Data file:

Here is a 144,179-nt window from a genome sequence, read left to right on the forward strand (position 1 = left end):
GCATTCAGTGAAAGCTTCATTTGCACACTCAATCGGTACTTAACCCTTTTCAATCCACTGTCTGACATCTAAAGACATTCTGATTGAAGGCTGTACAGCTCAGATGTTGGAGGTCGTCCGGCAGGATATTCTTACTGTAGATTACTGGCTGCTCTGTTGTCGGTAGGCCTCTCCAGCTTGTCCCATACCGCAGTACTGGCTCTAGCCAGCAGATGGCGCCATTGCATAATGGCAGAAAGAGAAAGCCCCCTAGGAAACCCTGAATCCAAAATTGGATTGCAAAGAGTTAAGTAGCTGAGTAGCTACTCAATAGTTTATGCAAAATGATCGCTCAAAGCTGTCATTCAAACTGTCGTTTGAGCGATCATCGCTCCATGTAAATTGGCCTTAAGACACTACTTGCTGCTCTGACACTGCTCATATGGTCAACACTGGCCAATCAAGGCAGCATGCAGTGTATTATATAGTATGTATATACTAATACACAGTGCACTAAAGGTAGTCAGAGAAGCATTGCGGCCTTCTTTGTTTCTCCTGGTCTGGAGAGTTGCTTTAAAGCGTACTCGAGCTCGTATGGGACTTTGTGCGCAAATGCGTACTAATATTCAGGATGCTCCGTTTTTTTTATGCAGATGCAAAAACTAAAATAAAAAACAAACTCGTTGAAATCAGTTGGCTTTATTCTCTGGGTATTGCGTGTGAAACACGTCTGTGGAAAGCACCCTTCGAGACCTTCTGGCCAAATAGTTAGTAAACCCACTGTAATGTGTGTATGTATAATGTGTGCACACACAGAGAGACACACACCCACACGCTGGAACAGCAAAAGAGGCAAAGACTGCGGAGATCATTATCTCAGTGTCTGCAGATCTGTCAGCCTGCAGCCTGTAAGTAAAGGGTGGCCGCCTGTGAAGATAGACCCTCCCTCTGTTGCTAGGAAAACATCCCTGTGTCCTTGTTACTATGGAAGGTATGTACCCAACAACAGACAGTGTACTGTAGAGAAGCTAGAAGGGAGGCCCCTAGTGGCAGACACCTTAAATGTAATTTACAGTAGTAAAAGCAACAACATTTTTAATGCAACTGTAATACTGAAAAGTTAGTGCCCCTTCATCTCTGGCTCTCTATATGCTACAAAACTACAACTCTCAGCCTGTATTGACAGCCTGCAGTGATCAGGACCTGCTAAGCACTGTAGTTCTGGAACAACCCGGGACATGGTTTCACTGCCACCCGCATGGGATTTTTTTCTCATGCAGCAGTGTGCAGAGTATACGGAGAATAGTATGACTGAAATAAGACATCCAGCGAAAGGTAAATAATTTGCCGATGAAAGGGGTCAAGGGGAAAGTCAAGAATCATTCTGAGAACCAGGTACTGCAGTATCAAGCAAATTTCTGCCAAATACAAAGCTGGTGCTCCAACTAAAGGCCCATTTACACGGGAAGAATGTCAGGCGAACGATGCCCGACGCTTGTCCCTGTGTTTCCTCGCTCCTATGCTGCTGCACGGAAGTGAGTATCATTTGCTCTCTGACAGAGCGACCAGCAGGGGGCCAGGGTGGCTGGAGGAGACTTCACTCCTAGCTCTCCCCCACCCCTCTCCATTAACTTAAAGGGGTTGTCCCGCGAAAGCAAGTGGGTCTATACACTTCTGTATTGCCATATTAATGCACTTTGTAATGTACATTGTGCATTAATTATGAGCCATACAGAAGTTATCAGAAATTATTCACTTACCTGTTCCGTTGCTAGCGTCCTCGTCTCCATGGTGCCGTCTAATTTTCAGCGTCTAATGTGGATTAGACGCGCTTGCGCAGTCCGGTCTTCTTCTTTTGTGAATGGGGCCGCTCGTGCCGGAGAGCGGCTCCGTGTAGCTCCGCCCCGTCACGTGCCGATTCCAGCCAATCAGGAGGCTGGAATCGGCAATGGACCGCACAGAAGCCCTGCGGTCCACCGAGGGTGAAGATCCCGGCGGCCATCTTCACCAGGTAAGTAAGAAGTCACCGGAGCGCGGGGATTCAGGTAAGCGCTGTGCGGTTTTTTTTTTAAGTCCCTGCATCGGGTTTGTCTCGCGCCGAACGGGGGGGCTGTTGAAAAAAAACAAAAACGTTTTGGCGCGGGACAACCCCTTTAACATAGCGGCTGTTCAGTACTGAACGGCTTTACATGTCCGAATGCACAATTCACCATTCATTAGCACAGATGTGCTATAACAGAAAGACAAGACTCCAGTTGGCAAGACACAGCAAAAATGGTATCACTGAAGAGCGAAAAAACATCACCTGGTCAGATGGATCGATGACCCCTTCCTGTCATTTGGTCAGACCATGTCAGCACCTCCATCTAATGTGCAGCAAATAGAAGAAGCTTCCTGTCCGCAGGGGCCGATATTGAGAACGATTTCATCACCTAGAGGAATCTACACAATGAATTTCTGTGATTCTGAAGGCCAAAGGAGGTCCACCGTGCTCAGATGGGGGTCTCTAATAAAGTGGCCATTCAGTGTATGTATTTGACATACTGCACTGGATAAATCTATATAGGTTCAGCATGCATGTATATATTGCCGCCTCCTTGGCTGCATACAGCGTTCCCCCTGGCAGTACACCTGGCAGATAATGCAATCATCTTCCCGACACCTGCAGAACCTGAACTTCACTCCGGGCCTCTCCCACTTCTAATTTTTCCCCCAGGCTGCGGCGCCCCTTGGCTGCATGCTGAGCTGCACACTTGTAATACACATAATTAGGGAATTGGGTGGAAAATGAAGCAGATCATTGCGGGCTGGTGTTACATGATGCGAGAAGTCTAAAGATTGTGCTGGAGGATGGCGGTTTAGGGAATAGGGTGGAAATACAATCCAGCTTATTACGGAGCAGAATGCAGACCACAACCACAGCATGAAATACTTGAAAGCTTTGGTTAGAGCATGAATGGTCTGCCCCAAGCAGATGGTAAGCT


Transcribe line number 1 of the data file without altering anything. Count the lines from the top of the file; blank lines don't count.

Here is a 144,179-nt window from a genome sequence, read left to right on the forward strand (position 1 = left end):